What Toy Story got wrong. And more.

by reestheskin on 10/10/2017

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If we go back to the traditional kindergarten, kindergarten was first invented about 200 years ago. It was explicitly designed to be different than the traditional school, where it was primarily about delivering instruction, delivering information that students who then dutifully wrote down on paper and recited it back. The early kindergartens recognized that something very different was needed for five-year-olds.

And yet:

There’s a real challenge today because even kindergartens are starting to become more like the rest of school with children filling out phonics worksheets and looking at arithmetic flashcards

Interview with Mitch Resnick

Why don’t dentists work privately?

by reestheskin on 09/10/2017

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To some extent, many UK governments have trialled their plans for much of medicine on dentists and dentistry. To some extent, fear of what the ballot box may say, has limited their wishes. But here is a well written piece about dentists and dentistry that should be read by many medics, both as a warning, and a guide to action. Dermatology and dentistry share many genes.

Textbooks and curriculums

by reestheskin on 06/10/2017

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Students pay $300 or more for textbooks explaining that in competitive markets the price of a good should fall to the cost of producing an additional unit, and unsurprisingly regurgitate the expected answers. A study of 170 economics modules taught at seven universities found that marks in exams favoured the ability to “operate a model” over proofs of independent judgment.

The teaching of economics gets an overdue overhaul

So-called norms of so-called reality.

by reestheskin on 05/10/2017

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Just last week, when faced with a report that its advertising numbers promised an American audience that, in certain demographics, well exceeded the number of such humans in existence, judging by U.S. Census Bureau numbers, Facebook told the Wall Street Journal that its numbers “are not designed to match population or census estimates. We are always working to improve our estimates.” Facebook’s intercourse with the public need not adhere to the so-called norms of so-called reality.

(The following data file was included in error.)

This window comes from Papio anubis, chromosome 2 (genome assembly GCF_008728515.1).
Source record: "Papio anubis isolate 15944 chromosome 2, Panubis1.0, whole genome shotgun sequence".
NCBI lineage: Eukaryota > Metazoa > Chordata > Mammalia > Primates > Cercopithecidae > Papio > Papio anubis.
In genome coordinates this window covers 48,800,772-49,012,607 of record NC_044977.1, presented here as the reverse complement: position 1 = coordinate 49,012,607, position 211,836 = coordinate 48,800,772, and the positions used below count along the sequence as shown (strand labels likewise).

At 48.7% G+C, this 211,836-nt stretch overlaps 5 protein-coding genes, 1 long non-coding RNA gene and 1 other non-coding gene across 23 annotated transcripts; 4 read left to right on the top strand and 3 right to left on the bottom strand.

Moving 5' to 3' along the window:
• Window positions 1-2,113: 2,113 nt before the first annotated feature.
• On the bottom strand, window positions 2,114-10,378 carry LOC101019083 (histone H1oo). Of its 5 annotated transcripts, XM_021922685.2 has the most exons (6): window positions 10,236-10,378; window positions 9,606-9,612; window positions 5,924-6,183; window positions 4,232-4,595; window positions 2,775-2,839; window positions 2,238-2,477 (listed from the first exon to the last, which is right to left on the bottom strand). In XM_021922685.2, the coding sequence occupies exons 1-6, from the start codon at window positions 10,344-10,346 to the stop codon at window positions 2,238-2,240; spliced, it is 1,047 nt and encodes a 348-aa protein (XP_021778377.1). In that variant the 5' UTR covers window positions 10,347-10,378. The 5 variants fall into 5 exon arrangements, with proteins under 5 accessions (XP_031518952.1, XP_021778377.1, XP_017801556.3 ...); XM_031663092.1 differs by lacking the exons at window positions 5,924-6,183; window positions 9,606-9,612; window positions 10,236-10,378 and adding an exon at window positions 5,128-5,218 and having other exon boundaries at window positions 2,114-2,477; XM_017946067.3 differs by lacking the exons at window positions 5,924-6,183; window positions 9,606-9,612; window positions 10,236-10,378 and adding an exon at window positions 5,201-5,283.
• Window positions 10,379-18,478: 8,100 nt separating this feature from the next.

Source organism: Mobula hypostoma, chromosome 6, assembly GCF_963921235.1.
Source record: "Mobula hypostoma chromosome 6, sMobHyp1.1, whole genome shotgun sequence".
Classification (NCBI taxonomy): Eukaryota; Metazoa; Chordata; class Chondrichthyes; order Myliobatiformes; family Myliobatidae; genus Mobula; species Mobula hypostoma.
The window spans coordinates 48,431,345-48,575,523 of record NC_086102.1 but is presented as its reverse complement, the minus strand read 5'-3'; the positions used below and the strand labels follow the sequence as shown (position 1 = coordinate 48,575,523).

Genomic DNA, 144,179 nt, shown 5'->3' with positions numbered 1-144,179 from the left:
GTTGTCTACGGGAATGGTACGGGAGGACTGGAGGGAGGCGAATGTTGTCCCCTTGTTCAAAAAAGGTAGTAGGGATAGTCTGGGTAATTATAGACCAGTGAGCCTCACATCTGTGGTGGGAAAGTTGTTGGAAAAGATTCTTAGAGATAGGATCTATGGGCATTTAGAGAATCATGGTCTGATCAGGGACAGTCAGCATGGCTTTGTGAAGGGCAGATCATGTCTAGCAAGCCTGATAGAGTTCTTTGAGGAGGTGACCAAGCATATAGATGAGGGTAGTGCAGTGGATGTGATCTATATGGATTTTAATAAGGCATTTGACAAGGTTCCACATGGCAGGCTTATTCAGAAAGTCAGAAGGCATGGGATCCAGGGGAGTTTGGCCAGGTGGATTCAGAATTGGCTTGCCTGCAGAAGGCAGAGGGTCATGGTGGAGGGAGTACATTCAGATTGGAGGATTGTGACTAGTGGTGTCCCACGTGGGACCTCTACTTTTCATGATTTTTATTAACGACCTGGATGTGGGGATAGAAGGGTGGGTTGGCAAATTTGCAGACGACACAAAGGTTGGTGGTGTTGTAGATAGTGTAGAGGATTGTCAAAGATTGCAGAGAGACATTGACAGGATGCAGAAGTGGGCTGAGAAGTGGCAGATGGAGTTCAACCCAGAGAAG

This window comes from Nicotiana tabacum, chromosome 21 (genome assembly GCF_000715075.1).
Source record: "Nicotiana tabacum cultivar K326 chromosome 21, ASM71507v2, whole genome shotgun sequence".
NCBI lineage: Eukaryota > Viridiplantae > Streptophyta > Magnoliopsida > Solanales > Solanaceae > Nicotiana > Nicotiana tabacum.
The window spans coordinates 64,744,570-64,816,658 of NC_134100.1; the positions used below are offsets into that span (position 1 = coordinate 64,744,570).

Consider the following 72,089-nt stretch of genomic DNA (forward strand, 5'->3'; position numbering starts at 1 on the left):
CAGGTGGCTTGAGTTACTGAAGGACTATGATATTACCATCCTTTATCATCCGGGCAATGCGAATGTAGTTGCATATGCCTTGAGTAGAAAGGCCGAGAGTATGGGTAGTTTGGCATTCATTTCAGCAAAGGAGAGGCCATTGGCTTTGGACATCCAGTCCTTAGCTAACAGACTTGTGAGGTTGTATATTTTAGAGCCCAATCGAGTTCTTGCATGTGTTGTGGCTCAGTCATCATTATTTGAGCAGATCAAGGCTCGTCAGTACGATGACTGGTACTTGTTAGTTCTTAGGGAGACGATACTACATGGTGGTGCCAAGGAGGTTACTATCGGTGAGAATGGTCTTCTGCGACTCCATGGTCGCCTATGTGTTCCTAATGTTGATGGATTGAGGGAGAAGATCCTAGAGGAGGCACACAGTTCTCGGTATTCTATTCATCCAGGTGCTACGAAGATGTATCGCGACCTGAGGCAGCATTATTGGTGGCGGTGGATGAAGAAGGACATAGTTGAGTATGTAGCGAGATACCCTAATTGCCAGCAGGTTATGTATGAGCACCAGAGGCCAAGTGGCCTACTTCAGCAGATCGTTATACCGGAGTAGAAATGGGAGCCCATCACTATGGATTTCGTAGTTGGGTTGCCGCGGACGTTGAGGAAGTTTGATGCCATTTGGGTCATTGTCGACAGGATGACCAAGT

Make Mark Zuckerberg Testify

Unrealistic medicine

by reestheskin on 04/10/2017

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There is perhaps too much Machine learning/AI hype in this article — or at least for my taste, but it is well worth a read. The problem the authors are grappling with is perhaps the central intellectual problem modern medicine faces: how formal can our methods become? And how can we use a variety of cognitive prostheses to guide clinical behaviour.

Asking doctors to work harder or get smarter won’t help. Calls to reduce “unnecessary” care fall flat: we all know how difficult it’s become to identify what care is necessary. Changing incentives is an appealing lever for policymakers, but that alone will not make decisions any easier: we can reward physicians for delivering less care, but the end result may simply be less care, not better care.

Informatics — using the term in the broadest possible sense — and the management of expertise, is the central challenge facing medicine and medical care. It is where the action should be. The authors are right about this, but their caution is also true: “The state of our health care system offers little reason for optimism.” Amen. And spare me ‘realistic medicine’.

NEJM

That sort of Celtic lilt

by reestheskin on 03/10/2017

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It was 40 years ago when Carwyn James warned of the dangers of what he called crash-ball centres, players who were being encouraged to feel rather than think. “The boring, unthinking coach continually preaches about mistakes,” he once said. “The creative coach invites his players to make mistakes. This new midfield ‘crash-ball’ is a disaster – hunks of manhood with madness in their eyes, battering-ram bulldozers happy to be picked off on the gain-line by just-as-large hunks from the opposing side. For what? Just to do it all over again.”